Today, the Supreme Court gave property owners everywhere a major victory, overturning a 34-year precedent that has robbed countless individuals of their property rights. And you have an unassuming woman in rural Pennsylvania to thank.
In a 5-4 opinion on Knick v. Township of Scott written by Chief Justice John Roberts, the Justices held that the government violates the Constitution when it takes an individual’s private property without paying for it first. The Court ruled that “[f]idelity to the Takings Clause and our cases construing it requires overruling” [the Court’s 34-year-old decision] “and restoring takings claims to the full-fledged constitutional status the Framers envisioned when they included the Clause among the other protections in the Bill of Rights.”
The assault on Rose Knick’s rights began in 2013 when officials from the Township of Scott, Pennsylvania, walked on her farm without permission, and—based on the presence of a few loose, unmarked stones—declared part of Rose’s property a gravesite and demanded she open it to the public.
Under a newly passed local ordinance, Rose would be forced to open her private property to strangers, and trim grass and prune shrubs regularly to keep the area as if it were really a public cemetery. If she failed to comply, she would face fines of $300 to $1,200 a day, and town officials refused to compensate Rose for any of these demands.
After years of legal battles with the Township of Scott, and two Supreme Court oral arguments earlier this year, the Court has finally acknowledged that she has a right to defend her property rights in federal court.
The Court’s decision opens up federal courthouse doors to Fifth Amendment property rights claims and overturns a 34-year-old Supreme Court decision called Williamson County Regional Planning Commission v. Hamilton Bank of Johnson City that has ultimately robbed many landowners of their property rights. Today’s ruling means that property owners can file their constitutional property rights claims against local governments in federal court.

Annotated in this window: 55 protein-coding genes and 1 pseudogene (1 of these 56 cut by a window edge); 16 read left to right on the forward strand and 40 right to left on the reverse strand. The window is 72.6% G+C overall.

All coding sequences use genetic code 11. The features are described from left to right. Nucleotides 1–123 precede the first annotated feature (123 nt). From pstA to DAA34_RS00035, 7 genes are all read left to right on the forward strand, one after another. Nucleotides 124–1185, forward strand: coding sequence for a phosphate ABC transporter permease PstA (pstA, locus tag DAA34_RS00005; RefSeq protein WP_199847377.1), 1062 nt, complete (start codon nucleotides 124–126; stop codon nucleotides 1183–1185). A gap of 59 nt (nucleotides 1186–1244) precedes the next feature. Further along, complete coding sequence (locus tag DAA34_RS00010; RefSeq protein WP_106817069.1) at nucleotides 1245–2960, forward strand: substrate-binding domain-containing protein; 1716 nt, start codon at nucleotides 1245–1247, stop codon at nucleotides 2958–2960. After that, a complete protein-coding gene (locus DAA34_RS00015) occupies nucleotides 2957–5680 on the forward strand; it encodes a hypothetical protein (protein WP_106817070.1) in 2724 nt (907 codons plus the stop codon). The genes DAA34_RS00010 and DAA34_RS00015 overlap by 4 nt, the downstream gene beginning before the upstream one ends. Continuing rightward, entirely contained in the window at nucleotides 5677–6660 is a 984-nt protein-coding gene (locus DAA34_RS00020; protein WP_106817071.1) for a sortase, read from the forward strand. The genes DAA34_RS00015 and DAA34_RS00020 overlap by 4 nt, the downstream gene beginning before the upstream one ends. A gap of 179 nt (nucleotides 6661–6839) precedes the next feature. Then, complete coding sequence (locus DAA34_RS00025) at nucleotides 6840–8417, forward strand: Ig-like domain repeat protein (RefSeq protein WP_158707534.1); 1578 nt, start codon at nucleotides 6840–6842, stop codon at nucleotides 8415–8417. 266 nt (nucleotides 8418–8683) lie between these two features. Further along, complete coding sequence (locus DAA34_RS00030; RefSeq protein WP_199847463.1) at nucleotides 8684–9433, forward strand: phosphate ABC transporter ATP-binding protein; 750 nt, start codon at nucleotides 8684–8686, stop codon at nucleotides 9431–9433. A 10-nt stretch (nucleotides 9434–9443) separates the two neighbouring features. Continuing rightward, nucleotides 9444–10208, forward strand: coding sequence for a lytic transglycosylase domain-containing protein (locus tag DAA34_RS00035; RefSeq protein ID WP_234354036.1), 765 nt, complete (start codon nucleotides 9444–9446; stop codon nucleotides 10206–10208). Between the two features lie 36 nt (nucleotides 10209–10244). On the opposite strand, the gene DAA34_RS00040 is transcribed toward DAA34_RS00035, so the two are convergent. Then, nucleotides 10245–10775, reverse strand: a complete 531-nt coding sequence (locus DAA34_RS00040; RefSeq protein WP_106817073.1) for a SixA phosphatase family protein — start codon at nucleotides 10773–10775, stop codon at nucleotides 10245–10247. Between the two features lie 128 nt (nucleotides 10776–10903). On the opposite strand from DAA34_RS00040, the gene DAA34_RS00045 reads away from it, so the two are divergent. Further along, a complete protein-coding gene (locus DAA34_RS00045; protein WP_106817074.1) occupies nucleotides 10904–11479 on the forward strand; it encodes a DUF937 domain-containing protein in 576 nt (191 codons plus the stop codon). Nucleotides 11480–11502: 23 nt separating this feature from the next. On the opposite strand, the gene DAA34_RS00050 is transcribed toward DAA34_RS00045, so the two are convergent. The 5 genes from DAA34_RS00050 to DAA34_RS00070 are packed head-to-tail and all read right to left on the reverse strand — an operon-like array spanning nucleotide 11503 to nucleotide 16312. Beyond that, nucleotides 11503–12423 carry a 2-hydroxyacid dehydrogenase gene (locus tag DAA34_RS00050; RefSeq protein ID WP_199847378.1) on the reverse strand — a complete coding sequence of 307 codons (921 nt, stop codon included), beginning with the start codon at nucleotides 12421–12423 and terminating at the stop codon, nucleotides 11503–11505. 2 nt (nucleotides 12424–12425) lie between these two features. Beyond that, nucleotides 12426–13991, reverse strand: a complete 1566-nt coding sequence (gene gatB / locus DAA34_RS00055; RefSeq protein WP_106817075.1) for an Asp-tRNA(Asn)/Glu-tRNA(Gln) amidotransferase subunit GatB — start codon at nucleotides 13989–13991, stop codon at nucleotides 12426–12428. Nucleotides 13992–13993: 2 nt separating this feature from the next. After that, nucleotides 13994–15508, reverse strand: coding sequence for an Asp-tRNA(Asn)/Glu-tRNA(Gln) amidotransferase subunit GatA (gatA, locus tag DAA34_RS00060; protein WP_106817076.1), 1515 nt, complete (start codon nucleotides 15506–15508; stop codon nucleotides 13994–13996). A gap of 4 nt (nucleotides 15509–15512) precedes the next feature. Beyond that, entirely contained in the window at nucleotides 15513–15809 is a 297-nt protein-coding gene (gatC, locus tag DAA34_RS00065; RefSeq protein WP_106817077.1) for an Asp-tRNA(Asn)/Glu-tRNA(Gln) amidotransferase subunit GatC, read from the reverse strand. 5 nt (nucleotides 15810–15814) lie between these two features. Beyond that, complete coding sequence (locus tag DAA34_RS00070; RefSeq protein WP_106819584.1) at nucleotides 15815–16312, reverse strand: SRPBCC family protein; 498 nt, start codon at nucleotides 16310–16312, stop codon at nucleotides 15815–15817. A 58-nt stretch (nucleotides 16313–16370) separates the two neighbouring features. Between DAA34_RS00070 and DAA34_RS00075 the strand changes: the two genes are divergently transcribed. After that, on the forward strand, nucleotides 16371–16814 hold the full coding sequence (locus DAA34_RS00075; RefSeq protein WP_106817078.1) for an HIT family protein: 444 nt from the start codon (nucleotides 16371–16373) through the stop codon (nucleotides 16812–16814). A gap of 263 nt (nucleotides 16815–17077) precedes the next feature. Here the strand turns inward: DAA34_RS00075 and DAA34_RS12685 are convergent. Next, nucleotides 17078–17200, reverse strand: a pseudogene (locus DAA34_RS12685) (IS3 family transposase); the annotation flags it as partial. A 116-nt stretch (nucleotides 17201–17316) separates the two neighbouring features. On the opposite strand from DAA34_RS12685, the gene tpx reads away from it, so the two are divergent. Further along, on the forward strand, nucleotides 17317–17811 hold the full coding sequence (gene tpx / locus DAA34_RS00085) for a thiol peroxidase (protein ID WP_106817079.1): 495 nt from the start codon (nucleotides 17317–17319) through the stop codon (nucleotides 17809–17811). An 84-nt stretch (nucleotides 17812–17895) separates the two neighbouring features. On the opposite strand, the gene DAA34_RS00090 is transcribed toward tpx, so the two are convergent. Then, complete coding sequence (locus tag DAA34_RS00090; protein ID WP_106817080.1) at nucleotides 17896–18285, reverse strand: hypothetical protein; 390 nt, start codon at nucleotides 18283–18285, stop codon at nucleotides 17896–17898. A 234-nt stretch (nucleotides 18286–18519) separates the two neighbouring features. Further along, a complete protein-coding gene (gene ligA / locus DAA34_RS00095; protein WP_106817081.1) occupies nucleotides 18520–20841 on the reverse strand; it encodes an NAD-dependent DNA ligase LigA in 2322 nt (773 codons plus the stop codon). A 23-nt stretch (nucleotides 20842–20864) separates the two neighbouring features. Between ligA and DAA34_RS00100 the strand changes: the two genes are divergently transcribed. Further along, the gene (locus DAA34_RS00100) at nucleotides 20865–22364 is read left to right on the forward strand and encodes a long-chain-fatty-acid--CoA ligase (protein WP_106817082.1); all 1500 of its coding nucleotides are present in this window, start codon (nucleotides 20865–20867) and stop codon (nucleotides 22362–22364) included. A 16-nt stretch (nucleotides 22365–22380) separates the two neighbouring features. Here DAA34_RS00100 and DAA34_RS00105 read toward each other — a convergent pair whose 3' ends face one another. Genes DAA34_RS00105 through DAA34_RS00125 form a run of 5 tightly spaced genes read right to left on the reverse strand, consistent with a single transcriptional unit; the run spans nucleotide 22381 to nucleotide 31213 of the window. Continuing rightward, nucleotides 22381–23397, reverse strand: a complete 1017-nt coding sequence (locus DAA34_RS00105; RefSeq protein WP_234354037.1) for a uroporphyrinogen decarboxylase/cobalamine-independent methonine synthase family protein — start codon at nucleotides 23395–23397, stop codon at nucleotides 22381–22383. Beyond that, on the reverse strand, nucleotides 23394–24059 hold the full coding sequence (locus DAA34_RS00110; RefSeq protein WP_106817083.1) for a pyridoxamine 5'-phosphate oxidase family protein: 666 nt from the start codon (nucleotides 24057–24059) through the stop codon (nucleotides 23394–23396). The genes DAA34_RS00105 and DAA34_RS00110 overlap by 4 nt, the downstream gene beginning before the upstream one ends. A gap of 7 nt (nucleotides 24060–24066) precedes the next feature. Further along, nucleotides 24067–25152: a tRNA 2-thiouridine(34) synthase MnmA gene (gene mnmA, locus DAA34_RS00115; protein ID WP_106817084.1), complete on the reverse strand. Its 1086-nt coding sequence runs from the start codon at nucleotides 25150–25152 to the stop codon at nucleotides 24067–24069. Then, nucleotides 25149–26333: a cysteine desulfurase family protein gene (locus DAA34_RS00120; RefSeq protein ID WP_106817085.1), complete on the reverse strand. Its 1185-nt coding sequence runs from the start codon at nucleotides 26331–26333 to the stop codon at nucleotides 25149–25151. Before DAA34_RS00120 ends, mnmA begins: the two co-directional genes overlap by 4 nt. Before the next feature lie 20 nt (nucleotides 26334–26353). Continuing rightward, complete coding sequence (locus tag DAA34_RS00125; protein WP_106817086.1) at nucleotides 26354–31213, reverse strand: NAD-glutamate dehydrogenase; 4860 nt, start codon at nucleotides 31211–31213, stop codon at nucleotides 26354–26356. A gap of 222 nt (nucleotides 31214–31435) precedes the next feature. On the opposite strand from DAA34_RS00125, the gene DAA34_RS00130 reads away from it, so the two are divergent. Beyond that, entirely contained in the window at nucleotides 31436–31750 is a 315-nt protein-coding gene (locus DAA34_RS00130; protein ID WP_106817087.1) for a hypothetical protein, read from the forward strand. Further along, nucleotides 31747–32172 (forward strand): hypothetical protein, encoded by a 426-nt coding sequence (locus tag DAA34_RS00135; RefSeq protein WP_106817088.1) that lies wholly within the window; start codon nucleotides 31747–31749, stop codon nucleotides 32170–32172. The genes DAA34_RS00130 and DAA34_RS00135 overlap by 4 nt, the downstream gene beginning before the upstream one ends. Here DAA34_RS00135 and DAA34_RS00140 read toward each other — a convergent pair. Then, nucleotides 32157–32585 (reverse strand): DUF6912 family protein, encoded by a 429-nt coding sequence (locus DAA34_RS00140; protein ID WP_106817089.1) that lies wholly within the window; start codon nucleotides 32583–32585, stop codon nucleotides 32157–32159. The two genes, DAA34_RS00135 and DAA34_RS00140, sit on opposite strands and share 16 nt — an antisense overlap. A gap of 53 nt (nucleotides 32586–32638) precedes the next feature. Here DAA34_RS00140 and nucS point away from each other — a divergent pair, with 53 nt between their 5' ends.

The court recognized that Congress intended to open federal courthouses to such claims to ensure that constitutional rights are fully protected.
“Contrary to Williamson County, a property owner has a claim for a violation of the Takings Clause as soon as a government takes his property for public use without paying for it.” The Constitution allows government to take private property and make it public, like the Township did to Rose, but only if it pays “just compensation.” And the township refused to pay anything.
When Rose sued to enforce her constitutional property rights in state court, the state court claimed it could not hear her case until the town actually followed through with its threats. Having lost faith in the state court, she went to federal court to enforce her federal rights.
But the federal courts could not hear her claim either, because of the 1985 Williamson County Supreme Court decision. That decision held that constitutional property rights claims against local governments must be filed in state court, even though federal law explicitly allows such claims to be heard in federal court.
In other words, Rose would have to file her claim in state court—the same state court that had already turned her away.
For more than a decade, PLF has fought to get the Williamson County decision overturned. Senior Attorney Dave Breemer—who argued Rose Knick’s case before the Supreme Court— filed a dozen such petitions before the court finally granted review in Knick’s case. We have enjoyed many incremental wins and we have also lost many times. But PLF’s perseverance has finally paid off.
With their ruling on Rose’s case today, the Supreme Court recognized that Williamson County was wrongly decided. And as the Chief Justice explains in his decision, “Williamson County was not just wrong. Its reasoning was exceptionally ill founded and conflicted with much of our takings jurisprudence.”
Williamson County wrongly held that the government does not violate the constitutional right to be paid when government takes property, so long as a wronged property owner can later go to state court and win a lawsuit paying him for the property that was taken. The Chief Justice today explained, “A later payment of compensation may remedy the const